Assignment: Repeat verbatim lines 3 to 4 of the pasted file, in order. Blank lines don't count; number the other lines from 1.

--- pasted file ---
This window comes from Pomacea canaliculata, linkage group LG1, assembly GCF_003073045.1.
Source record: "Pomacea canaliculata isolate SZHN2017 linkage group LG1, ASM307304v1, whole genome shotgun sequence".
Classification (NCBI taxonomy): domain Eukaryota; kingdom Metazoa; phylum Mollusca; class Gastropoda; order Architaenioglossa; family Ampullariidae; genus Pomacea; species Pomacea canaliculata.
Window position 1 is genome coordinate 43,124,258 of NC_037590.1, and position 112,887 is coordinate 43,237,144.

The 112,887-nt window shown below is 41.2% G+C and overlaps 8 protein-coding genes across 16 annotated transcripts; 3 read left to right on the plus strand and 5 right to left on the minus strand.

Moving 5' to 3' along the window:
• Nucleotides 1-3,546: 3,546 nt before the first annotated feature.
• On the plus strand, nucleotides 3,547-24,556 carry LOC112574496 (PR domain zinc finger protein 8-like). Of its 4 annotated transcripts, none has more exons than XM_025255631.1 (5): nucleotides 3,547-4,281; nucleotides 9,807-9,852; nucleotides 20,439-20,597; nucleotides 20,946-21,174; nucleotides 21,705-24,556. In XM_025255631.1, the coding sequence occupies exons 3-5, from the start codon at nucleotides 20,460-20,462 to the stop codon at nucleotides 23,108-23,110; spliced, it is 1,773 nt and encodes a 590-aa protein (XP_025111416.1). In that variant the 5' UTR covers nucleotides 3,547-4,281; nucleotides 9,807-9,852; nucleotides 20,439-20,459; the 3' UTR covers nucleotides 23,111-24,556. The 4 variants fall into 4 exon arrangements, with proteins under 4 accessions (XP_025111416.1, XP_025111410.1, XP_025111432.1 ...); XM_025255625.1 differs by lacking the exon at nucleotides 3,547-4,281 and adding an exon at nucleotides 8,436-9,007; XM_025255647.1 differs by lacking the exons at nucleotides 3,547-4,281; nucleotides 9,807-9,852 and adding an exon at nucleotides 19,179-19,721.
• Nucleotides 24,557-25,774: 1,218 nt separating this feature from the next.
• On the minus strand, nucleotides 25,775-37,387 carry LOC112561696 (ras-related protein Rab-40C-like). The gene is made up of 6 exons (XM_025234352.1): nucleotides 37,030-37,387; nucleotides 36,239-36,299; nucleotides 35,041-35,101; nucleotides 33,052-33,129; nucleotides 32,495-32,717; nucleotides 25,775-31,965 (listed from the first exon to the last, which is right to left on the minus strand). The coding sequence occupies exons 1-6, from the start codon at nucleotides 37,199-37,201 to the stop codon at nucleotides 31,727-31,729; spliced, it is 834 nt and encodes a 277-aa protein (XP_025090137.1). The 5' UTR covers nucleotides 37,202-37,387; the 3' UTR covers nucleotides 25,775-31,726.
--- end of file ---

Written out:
Classification (NCBI taxonomy): domain Eukaryota; kingdom Metazoa; phylum Mollusca; class Gastropoda; order Architaenioglossa; family Ampullariidae; genus Pomacea; species Pomacea canaliculata.
Window position 1 is genome coordinate 43,124,258 of NC_037590.1, and position 112,887 is coordinate 43,237,144.